The Experience

This was the second Bonefrog event that I’ve participated in, and I highly recommend it to anyone looking for a great challenge.

During each lap of the four laps needed to complete the Trident, the volunteers on the course were incredible and offered an abundance of well-needed support. The fact that they were out there on the course in the high temperatures with smiles on their faces was awe-inspiring to everyone competing, so again, a big thank you to everyone who volunteered and helped out along the course!

Bonefrog had everything that you would want in an OCR event: trail running, climbing, carrying, reaching, balancing, running and jumping, and sliding. All these types of movements took place in shoe stealing mud, slippery hills, and unforgiving uphill climbs.

It was truly a challenge from start to finish, and I felt that the obstacles were evenly spaced throughout the course to give the body time to recover and move on to the next obstacle successfully. Each obstacle was earned too because you had to really focus in on both strength and endurance throughout the course. Teamwork was also very evident on the course too because all the participants were helping each other.

Overview, preparation, and training/race suggestions

Similar to my experience in 2017, I found that key preparation for this event includes a well-rounded balance of trail running (hiking is very helpful too) up and down hills to help improve ascending and descending and also being able to balance your body weight.

Part of my training this season included two road marathons (March and May), one 50K ultra trail marathon (February), and a shorter distance OCR event (June). I felt with this amount of miles logged on the trails did help when it came to the 18+ miles of trail running in this event.

There were quite a few obstacles that required upper body strength and endurance, followed up with being able to pull your body up and over a few climbing obstacles, so incorporating into your workout routine pull up strength, climbing from bar to bar, and bodyweight exercises are a must. Hanging from a bar to increase grip strength and endurance is very important. I also recommend pull-ups, chin-ups, and being able to carefully move from one log to the next with increasing height.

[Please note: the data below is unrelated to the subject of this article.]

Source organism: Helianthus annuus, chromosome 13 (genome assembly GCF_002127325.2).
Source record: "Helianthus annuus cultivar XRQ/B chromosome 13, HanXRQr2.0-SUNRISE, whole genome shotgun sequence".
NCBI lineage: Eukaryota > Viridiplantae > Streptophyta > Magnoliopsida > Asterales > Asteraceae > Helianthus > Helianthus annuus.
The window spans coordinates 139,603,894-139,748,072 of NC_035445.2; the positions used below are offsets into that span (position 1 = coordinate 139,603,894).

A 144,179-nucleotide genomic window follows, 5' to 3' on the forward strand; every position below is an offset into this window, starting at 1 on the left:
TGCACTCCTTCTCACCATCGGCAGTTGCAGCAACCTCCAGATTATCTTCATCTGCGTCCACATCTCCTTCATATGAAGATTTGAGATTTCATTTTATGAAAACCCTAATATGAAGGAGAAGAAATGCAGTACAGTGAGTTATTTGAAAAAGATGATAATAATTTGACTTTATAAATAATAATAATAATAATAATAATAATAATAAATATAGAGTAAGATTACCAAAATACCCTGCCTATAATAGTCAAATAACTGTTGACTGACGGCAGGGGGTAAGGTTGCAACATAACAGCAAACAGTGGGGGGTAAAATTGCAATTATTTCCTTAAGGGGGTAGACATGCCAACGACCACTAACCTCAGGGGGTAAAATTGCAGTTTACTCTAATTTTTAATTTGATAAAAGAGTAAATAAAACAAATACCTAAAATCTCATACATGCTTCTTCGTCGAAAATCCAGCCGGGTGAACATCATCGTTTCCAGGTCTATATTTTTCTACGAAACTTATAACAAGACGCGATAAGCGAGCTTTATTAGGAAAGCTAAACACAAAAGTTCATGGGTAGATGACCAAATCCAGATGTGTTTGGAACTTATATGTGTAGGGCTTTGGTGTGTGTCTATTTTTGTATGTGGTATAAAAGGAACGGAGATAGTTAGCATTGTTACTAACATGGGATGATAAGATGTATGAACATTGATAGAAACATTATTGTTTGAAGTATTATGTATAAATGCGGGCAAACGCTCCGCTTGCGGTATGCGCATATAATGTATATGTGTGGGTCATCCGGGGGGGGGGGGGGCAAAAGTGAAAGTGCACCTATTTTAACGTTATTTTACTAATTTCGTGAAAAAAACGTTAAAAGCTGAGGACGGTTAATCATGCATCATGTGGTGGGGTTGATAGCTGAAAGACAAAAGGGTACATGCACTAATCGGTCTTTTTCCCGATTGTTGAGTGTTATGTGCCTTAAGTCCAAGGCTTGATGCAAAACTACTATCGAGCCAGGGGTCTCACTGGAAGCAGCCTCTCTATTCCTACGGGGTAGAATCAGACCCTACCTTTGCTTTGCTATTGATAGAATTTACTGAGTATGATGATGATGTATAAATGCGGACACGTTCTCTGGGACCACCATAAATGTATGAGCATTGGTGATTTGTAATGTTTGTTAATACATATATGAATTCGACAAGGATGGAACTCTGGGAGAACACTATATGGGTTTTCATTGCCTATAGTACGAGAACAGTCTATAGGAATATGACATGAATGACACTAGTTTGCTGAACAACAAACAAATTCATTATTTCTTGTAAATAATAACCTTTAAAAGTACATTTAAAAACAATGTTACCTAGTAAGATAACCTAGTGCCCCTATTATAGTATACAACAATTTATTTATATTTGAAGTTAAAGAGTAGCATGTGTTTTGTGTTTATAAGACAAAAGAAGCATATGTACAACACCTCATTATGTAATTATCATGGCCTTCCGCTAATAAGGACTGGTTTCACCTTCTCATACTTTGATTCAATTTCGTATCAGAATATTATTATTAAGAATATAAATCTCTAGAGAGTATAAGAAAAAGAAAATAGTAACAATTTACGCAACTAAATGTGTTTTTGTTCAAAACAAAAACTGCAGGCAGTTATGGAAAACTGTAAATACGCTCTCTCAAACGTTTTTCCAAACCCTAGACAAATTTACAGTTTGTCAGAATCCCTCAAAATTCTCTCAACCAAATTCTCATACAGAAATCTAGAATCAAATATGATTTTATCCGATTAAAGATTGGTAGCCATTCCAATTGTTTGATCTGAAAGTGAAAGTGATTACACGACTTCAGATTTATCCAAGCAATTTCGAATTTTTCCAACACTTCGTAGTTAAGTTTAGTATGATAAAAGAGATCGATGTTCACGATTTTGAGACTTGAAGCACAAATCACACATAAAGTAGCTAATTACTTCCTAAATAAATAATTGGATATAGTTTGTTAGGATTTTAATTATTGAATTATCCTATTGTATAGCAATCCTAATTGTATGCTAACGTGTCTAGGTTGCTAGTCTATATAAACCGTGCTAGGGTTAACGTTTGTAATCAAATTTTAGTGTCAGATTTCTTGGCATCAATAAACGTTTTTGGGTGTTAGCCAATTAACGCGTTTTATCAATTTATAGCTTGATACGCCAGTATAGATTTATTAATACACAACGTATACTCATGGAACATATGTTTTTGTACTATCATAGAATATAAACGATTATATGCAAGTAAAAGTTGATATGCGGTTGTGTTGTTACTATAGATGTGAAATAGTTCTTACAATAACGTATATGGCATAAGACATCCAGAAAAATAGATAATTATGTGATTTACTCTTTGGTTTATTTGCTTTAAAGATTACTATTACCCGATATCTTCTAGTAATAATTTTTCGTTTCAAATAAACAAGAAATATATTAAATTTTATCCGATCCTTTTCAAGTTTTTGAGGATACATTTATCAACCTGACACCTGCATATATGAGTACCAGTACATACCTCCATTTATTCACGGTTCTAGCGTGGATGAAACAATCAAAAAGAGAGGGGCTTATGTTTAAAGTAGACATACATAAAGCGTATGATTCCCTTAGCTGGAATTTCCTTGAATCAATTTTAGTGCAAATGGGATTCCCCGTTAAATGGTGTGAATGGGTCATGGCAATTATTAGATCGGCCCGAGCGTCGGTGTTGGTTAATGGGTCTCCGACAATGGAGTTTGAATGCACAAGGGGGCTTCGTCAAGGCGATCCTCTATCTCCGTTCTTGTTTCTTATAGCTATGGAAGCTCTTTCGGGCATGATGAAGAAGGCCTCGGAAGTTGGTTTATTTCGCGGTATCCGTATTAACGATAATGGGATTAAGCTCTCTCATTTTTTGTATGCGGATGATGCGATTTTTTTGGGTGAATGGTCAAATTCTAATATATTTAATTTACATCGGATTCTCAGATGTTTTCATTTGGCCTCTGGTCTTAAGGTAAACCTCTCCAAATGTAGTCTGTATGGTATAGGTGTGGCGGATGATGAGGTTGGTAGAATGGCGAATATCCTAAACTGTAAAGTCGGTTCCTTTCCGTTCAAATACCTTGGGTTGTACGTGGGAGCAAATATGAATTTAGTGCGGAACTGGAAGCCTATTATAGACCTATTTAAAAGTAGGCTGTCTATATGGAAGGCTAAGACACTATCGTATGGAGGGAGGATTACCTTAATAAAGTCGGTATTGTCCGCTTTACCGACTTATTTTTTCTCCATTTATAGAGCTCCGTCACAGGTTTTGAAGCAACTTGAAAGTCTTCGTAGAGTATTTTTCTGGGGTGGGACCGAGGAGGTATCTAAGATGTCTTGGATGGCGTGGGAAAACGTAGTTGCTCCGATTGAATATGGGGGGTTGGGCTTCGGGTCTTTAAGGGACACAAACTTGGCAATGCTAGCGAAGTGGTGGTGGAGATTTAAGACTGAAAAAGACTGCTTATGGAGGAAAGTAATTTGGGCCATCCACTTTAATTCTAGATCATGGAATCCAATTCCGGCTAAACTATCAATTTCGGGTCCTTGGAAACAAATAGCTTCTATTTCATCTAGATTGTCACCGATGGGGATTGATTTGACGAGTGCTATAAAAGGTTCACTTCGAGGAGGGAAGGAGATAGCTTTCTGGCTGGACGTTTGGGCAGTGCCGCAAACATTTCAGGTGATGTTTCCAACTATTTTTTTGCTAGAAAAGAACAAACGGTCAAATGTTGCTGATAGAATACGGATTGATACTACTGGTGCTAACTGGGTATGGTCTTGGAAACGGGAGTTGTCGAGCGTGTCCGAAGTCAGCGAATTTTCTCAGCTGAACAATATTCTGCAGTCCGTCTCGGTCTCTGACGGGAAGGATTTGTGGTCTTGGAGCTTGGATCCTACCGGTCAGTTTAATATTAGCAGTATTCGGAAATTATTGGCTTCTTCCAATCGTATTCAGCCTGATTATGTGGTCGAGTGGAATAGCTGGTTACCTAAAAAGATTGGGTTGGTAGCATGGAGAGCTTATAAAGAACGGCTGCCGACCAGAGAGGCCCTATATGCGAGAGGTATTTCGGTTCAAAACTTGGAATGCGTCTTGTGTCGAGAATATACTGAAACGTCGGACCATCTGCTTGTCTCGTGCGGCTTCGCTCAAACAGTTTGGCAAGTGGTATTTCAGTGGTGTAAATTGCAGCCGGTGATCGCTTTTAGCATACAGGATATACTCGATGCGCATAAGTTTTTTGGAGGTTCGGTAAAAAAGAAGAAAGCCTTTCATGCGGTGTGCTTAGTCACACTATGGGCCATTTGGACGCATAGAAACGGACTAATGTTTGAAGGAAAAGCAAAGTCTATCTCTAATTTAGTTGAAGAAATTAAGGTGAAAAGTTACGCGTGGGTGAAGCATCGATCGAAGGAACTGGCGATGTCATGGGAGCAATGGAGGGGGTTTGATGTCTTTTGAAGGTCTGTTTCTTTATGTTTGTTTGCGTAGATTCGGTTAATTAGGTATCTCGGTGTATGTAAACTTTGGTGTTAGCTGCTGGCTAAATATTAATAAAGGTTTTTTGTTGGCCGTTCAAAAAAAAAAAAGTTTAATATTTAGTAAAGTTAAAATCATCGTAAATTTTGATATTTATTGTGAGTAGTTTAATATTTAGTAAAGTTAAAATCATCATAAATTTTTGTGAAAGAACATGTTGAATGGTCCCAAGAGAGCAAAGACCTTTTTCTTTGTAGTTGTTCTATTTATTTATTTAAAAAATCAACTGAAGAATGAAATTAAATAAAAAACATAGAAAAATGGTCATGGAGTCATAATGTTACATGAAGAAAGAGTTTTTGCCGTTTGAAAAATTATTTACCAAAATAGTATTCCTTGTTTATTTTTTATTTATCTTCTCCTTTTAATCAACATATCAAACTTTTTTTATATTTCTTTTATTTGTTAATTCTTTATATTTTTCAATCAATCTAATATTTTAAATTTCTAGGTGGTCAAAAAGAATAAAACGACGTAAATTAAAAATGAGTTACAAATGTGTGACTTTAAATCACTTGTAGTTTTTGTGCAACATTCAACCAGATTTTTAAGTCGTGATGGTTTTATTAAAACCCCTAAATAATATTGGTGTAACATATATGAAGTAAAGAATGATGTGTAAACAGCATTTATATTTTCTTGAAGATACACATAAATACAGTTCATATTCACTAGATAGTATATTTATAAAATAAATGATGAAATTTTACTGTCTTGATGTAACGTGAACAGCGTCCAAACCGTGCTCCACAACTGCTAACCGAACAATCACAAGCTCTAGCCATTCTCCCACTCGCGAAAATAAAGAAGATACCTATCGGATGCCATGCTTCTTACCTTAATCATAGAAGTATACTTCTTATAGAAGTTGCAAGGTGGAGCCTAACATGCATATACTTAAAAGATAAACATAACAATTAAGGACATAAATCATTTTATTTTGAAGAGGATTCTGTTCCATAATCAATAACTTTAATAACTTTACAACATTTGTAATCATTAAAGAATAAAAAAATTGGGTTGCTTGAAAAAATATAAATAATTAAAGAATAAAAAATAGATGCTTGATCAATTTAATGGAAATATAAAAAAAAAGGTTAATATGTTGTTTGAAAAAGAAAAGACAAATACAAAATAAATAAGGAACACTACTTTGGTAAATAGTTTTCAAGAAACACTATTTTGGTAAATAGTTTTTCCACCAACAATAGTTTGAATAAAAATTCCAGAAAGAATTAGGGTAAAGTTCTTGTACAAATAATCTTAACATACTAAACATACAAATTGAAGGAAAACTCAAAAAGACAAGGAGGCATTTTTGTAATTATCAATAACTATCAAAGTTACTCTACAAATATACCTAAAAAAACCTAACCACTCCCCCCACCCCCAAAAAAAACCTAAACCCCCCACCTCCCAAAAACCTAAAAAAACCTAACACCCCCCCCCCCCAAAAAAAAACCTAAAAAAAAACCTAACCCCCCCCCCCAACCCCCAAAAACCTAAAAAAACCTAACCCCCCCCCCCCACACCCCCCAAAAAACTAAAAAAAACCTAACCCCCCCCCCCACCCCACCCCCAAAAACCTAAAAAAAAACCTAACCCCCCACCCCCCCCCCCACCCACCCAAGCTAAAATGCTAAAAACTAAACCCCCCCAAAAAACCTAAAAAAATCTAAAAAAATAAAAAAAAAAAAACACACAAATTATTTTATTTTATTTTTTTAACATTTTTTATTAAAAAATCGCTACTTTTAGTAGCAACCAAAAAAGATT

During the race itself, the Trident and multi-lap participants had access to a shaded tent where they could set up their bags/coolers to help them restock any hydration/nutrition needed during the event – this was very helpful especially with the high temps that day.

The Atmosphere

First off, there was a great open area for spectators to offer encouragement to their friends and family. This was well needed especially on this day due to the extreme heat, every little bit of encouragement and support was well appreciated.

Not only was there a great support system out on the course with the other participants, but the military presence, from the staff to the volunteers was truly inspirational.

From start to finish, the atmosphere was a combination of adrenaline and patriotism. This was a challenging event that I was glad I participated in and extra glad that I had plenty of training in also.

Big shout out to the Bonefrog team, and all the volunteers who made this event possible – truly a great course that I highly recommend!

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Brian Boyle

After a near fatal car accident in 2004, Brian Boyle was placed on life support, underwent 14 major operations, received 36 blood transfusions, and was resuscitated eight times during a two month
coma. After relearning how to walk again and then spending three years in recovery, he went on to participate in over 4 dozen endurance events including 5 Ironman's, 16 marathons, and two ultramarathons. A two time published author, Brian has recently started competing in OCR
events, and is very much looking forward to racing in many more this season.